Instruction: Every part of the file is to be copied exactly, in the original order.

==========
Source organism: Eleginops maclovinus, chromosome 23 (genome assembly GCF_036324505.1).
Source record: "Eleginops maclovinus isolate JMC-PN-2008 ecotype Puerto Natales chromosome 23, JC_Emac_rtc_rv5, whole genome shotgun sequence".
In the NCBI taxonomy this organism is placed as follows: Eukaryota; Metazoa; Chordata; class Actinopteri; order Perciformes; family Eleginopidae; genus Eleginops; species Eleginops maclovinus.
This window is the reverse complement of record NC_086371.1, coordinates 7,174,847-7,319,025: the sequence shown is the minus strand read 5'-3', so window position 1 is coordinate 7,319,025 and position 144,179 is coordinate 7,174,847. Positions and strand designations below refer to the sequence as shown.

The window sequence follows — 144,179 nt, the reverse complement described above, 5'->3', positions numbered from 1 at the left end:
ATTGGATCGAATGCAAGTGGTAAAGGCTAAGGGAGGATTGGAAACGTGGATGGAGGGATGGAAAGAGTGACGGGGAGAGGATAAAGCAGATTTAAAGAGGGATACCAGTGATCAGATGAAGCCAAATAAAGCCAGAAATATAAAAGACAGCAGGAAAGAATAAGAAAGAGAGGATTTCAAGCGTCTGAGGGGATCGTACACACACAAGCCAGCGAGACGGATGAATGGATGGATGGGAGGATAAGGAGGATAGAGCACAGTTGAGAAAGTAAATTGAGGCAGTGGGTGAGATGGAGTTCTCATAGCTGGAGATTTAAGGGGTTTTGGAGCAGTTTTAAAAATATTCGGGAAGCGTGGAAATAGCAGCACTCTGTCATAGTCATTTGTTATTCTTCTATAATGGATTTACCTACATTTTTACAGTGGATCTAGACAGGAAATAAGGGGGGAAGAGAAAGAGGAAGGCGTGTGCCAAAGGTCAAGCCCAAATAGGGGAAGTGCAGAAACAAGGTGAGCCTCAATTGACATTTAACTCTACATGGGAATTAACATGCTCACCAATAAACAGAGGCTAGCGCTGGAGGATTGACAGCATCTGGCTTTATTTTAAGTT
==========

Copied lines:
Source organism: Eleginops maclovinus, chromosome 23 (genome assembly GCF_036324505.1).
Source record: "Eleginops maclovinus isolate JMC-PN-2008 ecotype Puerto Natales chromosome 23, JC_Emac_rtc_rv5, whole genome shotgun sequence".
In the NCBI taxonomy this organism is placed as follows: Eukaryota; Metazoa; Chordata; class Actinopteri; order Perciformes; family Eleginopidae; genus Eleginops; species Eleginops maclovinus.
This window is the reverse complement of record NC_086371.1, coordinates 7,174,847-7,319,025: the sequence shown is the minus strand read 5'-3', so window position 1 is coordinate 7,319,025 and position 144,179 is coordinate 7,174,847. Positions and strand designations below refer to the sequence as shown.

The window sequence follows — 144,179 nt, the reverse complement described above, 5'->3', positions numbered from 1 at the left end:
ATTGGATCGAATGCAAGTGGTAAAGGCTAAGGGAGGATTGGAAACGTGGATGGAGGGATGGAAAGAGTGACGGGGAGAGGATAAAGCAGATTTAAAGAGGGATACCAGTGATCAGATGAAGCCAAATAAAGCCAGAAATATAAAAGACAGCAGGAAAGAATAAGAAAGAGAGGATTTCAAGCGTCTGAGGGGATCGTACACACACAAGCCAGCGAGACGGATGAATGGATGGATGGGAGGATAAGGAGGATAGAGCACAGTTGAGAAAGTAAATTGAGGCAGTGGGTGAGATGGAGTTCTCATAGCTGGAGATTTAAGGGGTTTTGGAGCAGTTTTAAAAATATTCGGGAAGCGTGGAAATAGCAGCACTCTGTCATAGTCATTTGTTATTCTTCTATAATGGATTTACCTACATTTTTACAGTGGATCTAGACAGGAAATAAGGGGGGAAGAGAAAGAGGAAGGCGTGTGCCAAAGGTCAAGCCCAAATAGGGGAAGTGCAGAAACAAGGTGAGCCTCAATTGACATTTAACTCTACATGGGAATTAACATGCTCACCAATAAACAGAGGCTAGCGCTGGAGGATTGACAGCATCTGGCTTTATTTTAAGTT